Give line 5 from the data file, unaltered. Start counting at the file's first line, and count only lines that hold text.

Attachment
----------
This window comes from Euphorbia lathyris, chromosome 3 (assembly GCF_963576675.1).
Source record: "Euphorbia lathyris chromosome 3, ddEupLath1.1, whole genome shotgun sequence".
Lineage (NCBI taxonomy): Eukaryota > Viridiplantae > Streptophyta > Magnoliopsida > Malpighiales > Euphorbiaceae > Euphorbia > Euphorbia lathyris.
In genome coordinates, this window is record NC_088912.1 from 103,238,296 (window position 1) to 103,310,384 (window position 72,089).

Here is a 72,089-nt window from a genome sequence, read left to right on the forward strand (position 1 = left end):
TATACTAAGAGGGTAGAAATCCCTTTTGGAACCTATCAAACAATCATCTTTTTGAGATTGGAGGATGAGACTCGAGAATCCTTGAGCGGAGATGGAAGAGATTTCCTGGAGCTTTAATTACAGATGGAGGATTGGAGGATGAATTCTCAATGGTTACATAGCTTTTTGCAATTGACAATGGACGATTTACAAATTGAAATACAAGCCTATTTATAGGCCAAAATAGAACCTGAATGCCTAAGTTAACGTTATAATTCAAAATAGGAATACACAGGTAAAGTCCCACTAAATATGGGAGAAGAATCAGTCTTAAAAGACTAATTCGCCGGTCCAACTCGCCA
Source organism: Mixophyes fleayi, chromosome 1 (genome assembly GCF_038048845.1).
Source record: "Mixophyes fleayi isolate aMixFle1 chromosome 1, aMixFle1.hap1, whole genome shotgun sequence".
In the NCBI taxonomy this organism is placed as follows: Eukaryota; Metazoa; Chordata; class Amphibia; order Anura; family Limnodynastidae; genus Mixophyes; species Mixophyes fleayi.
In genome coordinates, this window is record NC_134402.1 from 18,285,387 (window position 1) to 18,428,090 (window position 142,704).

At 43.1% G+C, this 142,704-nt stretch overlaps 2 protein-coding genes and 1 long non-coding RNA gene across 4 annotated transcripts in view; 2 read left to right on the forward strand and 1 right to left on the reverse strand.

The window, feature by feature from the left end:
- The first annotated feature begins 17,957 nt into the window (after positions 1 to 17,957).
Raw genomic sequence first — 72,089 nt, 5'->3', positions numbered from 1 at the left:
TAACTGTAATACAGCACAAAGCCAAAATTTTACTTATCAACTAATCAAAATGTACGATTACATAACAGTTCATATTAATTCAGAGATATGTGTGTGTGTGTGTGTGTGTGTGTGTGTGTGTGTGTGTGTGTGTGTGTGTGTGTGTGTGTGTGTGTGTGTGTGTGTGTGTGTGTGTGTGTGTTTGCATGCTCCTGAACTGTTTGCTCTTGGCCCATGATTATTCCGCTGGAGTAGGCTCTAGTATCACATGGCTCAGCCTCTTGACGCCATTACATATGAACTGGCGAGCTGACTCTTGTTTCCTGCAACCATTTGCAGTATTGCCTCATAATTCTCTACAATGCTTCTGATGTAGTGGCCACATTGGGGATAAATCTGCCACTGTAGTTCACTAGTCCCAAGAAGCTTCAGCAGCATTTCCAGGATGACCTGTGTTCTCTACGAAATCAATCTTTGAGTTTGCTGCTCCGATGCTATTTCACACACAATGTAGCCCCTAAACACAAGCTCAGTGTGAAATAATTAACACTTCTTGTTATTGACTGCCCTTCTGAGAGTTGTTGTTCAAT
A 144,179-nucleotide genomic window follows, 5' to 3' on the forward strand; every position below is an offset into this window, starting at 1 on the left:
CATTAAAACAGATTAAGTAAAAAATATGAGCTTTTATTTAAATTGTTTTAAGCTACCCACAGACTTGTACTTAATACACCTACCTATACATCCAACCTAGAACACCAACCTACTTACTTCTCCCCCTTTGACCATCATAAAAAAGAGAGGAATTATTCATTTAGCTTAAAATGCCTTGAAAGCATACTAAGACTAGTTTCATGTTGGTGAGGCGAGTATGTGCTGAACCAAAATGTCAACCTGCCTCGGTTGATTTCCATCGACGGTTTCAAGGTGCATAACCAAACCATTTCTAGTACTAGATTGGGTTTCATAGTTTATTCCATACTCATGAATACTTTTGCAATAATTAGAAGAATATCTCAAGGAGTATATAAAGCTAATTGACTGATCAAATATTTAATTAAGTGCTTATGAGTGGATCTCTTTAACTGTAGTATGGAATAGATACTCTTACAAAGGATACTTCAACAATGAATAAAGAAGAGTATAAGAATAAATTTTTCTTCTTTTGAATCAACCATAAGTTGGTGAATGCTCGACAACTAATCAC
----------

Here is a 72,089-nt window from a genome sequence, read left to right on the forward strand (position 1 = left end):